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Now is a great time for a career as an Ophthalmic Medical Technician!

Do you have
A passion for helping people?
An interest in health, science, math and technology?

Ophthalmic Medical Technicians are health care professionals in the distinct field of allied health. Ophthalmic medical assisting is one of the fastest growing health care careers. To enter the field, you will need a minimum of a high school diploma, GED or equivalent. There are two pathways to start your ophthalmic assisting career:

1. Attend an accredited academic educational program.

Contact your local program and ask questions about the length of the program, how to apply and when you can get started. It is always a good idea to take a tour to understand how the program will fit your needs.

> View the list of accredited training programs


2. Gain the necessary skills through on-the-job training work experience.

Earn while you learn! Find a local employer who will provide supervised entry-level work experience.

> View available job opportunities

To discover if this is the right career path, you can volunteer at a local hospital or ophthalmic clinic to gain ophthalmic health care experience. You can also contact your local Ophthalmologist’s office and ask to shadow an Ophthalmic Medical Technician for a day.


Enhance Your Career with Certification

Whether you are just starting your career or well on the path to becoming a successful Ophthalmic Medical Technician, the International Joint Commission on Allied Health Personnel in Ophthalmology’s (IJCAHPO) certifications are your guide to career enhancement and increased salary. IJCAHPO offers three levels of core certification:

  • Certified Ophthalmic Assistant (COA)
  • Certified Ophthalmic Technician (COT)
  • Certified Ophthalmic Medical Technologist (COMT)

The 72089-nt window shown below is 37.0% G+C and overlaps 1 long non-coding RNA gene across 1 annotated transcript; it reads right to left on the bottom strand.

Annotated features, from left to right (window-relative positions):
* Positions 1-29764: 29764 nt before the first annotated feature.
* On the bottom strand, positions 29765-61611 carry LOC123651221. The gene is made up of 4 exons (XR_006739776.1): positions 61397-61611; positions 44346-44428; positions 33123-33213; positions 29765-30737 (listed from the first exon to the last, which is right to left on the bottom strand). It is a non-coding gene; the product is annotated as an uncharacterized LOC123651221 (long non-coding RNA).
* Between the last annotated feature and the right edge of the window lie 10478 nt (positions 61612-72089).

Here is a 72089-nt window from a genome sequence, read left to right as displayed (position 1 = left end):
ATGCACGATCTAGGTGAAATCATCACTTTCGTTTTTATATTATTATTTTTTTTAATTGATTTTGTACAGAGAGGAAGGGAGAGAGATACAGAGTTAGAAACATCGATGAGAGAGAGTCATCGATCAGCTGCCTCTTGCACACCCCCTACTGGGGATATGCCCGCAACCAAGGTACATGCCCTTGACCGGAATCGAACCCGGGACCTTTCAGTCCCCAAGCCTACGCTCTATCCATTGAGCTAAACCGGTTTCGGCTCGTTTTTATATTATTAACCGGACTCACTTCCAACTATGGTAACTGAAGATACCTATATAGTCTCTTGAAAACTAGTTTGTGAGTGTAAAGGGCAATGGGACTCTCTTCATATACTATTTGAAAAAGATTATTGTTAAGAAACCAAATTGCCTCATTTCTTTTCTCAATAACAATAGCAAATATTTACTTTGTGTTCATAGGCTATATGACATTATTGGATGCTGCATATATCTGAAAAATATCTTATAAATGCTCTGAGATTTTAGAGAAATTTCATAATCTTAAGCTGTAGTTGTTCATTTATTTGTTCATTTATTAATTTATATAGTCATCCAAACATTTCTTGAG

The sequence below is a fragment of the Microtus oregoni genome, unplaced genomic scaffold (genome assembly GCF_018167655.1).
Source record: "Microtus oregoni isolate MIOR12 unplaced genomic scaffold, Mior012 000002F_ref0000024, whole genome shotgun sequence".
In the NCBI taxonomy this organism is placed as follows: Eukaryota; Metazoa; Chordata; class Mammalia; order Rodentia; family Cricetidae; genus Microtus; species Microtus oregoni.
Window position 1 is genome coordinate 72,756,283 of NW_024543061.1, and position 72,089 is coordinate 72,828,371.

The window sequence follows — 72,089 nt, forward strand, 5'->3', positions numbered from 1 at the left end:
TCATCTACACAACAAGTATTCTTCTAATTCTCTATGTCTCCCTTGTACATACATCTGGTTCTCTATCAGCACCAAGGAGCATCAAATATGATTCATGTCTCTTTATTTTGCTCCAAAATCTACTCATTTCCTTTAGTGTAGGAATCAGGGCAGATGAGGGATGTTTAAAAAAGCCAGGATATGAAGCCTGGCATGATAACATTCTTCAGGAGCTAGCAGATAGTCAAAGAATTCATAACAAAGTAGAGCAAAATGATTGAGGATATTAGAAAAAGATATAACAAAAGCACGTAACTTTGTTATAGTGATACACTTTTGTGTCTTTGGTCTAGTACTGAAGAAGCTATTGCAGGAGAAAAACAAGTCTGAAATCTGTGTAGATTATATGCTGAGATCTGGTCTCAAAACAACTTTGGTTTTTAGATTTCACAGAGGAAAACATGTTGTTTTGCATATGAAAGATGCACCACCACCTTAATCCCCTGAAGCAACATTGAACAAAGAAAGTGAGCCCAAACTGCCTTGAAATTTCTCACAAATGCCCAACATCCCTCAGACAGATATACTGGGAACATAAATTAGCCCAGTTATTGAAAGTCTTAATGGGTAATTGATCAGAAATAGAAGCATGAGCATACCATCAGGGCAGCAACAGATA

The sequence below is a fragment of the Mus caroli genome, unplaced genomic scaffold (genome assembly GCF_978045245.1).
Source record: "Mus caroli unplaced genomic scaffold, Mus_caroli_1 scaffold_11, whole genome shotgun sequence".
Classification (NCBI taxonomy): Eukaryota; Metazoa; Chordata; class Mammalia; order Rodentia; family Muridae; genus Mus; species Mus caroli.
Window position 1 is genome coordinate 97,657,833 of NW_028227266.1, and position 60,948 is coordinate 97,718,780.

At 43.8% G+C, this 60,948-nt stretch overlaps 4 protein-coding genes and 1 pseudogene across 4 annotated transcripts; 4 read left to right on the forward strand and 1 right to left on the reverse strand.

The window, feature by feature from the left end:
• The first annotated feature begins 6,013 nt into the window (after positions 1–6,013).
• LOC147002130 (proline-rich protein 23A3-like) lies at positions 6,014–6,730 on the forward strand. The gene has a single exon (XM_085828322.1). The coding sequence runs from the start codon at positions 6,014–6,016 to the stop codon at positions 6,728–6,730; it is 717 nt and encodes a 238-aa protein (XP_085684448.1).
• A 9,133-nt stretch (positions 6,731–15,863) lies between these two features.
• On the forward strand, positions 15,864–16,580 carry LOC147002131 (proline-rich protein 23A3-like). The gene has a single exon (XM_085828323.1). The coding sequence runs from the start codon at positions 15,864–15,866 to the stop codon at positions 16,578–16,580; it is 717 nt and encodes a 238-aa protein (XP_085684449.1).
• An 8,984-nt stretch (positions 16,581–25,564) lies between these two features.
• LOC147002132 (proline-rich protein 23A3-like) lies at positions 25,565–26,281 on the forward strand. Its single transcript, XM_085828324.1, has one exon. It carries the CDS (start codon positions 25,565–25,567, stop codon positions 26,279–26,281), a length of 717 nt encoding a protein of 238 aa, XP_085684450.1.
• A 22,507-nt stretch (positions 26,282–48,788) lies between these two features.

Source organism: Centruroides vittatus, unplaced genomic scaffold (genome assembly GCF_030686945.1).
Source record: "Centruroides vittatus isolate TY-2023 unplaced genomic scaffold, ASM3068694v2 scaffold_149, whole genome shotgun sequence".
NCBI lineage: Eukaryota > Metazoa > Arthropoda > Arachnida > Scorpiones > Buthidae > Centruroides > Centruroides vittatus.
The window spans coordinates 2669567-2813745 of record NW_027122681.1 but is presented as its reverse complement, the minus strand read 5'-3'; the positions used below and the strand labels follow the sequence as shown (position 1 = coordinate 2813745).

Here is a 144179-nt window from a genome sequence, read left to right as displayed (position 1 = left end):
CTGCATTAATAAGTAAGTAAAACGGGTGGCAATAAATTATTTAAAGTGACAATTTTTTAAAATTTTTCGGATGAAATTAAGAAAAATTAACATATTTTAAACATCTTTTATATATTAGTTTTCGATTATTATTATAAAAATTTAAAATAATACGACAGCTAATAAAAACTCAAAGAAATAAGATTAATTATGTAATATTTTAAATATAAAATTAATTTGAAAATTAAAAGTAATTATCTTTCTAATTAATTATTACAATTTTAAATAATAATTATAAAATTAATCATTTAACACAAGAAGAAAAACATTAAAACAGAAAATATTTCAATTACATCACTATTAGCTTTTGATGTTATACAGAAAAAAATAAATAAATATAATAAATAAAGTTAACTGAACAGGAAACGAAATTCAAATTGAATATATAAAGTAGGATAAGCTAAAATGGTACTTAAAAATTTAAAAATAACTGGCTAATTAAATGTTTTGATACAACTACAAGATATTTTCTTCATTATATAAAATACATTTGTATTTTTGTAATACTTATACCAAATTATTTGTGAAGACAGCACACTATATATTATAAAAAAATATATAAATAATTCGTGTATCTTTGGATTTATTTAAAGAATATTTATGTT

IJCAHPO certification exemplifies personal confidence, enhanced job capability and a commitment to the profession. By achieving certification, you will join an exceptional group of certified professionals demonstrating your specialized knowledge and competence. You can take this international certification with you, wherever you go!  Ophthalmic Medical Technicians (also called Allied Ophthalmic Personnel or AOP) are individuals qualified through academic and clinical experience to provide patient care and assistance to Ophthalmologists.


The Three Educational Pathways to Certification

The options below will prepare you for certification through IJCAHPO. Choose the path that best fits your needs and learning style.


Option 1: Clinical Education

Attend an accredited ophthalmic training program, which includes clinical training. These programs involve course work and clinical experience for IJCAHPO’s three levels of core certification (COA, COT, COMT).

> View the list of accredited training programs

Certification Eligibility: Take the appropriate certification examination immediately upon completing the program.

Option 2: Non-Clinical Education

Attend a shorter accredited ophthalmic training program that gives the ability to start earning sooner. These programs provide course work only and give the ability to begin your ophthalmic career with a greater knowledge of ophthalmology. Non-clinical programs prepare you for the COA pathway.

> View the list of accredited training programs

Certification Eligibility: 500 hours of supervised work experience is required before taking the appropriate certification examination.

Option 3: On-The-Job Training

Find one of many local employers who will provide supervised entry-level work experience to prepare you for the COA pathway. This affordable option lets you earn the entire time you are learning!

> View available job opportunities

Certification Eligibility: 1,000 hours of supervised work experience and a completed independent self-study is required before taking the appropriate certification examination.

> View the available independent self-studies

I started as an entry-level assistant and am now working full-time in a job I love that pays very well!

~ Carlos, COA

Read Carlos' Story


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